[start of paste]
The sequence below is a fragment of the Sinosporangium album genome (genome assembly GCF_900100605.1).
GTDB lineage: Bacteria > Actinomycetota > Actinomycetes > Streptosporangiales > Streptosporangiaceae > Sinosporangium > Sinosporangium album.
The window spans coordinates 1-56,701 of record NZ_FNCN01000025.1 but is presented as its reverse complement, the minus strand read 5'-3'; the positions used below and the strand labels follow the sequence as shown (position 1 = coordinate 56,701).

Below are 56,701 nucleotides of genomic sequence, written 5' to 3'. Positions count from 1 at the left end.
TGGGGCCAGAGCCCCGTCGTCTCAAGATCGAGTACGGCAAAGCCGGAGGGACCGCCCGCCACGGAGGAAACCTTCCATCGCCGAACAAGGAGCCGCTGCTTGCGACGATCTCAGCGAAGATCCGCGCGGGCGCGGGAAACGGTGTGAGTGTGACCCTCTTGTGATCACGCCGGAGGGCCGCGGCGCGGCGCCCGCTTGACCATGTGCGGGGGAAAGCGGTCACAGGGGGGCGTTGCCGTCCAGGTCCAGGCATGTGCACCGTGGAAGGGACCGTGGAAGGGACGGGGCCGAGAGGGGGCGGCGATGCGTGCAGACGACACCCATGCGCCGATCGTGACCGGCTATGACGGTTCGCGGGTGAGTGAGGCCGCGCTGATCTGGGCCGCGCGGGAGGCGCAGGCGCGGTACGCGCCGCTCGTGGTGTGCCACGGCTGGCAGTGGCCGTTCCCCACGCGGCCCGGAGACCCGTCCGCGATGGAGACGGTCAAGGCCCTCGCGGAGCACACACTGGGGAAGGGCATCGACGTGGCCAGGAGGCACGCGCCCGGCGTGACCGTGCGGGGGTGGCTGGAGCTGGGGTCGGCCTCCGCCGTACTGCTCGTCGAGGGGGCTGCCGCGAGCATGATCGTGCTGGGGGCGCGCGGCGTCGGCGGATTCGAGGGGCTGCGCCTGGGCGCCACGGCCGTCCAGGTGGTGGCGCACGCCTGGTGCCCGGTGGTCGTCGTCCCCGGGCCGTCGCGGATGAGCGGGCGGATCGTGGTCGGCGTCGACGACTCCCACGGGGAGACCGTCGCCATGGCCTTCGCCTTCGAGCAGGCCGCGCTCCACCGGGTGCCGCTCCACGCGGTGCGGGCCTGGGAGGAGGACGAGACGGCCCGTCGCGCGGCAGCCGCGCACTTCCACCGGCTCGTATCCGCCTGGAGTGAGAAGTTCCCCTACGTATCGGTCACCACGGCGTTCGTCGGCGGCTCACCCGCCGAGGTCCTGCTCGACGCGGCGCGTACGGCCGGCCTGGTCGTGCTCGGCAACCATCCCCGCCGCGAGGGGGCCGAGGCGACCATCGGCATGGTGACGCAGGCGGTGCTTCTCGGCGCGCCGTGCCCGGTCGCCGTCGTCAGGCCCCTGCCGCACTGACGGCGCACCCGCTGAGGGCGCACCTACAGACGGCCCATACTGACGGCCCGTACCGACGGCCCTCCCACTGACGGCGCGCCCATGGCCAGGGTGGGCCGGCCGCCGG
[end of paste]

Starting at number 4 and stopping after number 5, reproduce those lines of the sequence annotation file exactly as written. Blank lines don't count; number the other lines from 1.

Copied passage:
Below are 56,701 nucleotides of genomic sequence, written 5' to 3'. Positions count from 1 at the left end.
TGGGGCCAGAGCCCCGTCGTCTCAAGATCGAGTACGGCAAAGCCGGAGGGACCGCCCGCCACGGAGGAAACCTTCCATCGCCGAACAAGGAGCCGCTGCTTGCGACGATCTCAGCGAAGATCCGCGCGGGCGCGGGAAACGGTGTGAGTGTGACCCTCTTGTGATCACGCCGGAGGGCCGCGGCGCGGCGCCCGCTTGACCATGTGCGGGGGAAAGCGGTCACAGGGGGGCGTTGCCGTCCAGGTCCAGGCATGTGCACCGTGGAAGGGACCGTGGAAGGGACGGGGCCGAGAGGGGGCGGCGATGCGTGCAGACGACACCCATGCGCCGATCGTGACCGGCTATGACGGTTCGCGGGTGAGTGAGGCCGCGCTGATCTGGGCCGCGCGGGAGGCGCAGGCGCGGTACGCGCCGCTCGTGGTGTGCCACGGCTGGCAGTGGCCGTTCCCCACGCGGCCCGGAGACCCGTCCGCGATGGAGACGGTCAAGGCCCTCGCGGAGCACACACTGGGGAAGGGCATCGACGTGGCCAGGAGGCACGCGCCCGGCGTGACCGTGCGGGGGTGGCTGGAGCTGGGGTCGGCCTCCGCCGTACTGCTCGTCGAGGGGGCTGCCGCGAGCATGATCGTGCTGGGGGCGCGCGGCGTCGGCGGATTCGAGGGGCTGCGCCTGGGCGCCACGGCCGTCCAGGTGGTGGCGCACGCCTGGTGCCCGGTGGTCGTCGTCCCCGGGCCGTCGCGGATGAGCGGGCGGATCGTGGTCGGCGTCGACGACTCCCACGGGGAGACCGTCGCCATGGCCTTCGCCTTCGAGCAGGCCGCGCTCCACCGGGTGCCGCTCCACGCGGTGCGGGCCTGGGAGGAGGACGAGACGGCCCGTCGCGCGGCAGCCGCGCACTTCCACCGGCTCGTATCCGCCTGGAGTGAGAAGTTCCCCTACGTATCGGTCACCACGGCGTTCGTCGGCGGCTCACCCGCCGAGGTCCTGCTCGACGCGGCGCGTACGGCCGGCCTGGTCGTGCTCGGCAACCATCCCCGCCGCGAGGGGGCCGAGGCGACCATCGGCATGGTGACGCAGGCGGTGCTTCTCGGCGCGCCGTGCCCGGTCGCCGTCGTCAGGCCCCTGCCGCACTGACGGCGCACCCGCTGAGGGCGCACCTACAGACGGCCCATACTGACGGCCCGTACCGACGGCCCTCCCACTGACGGCGCGCCCATGGCCAGGGTGGGCCGGCCGCCGG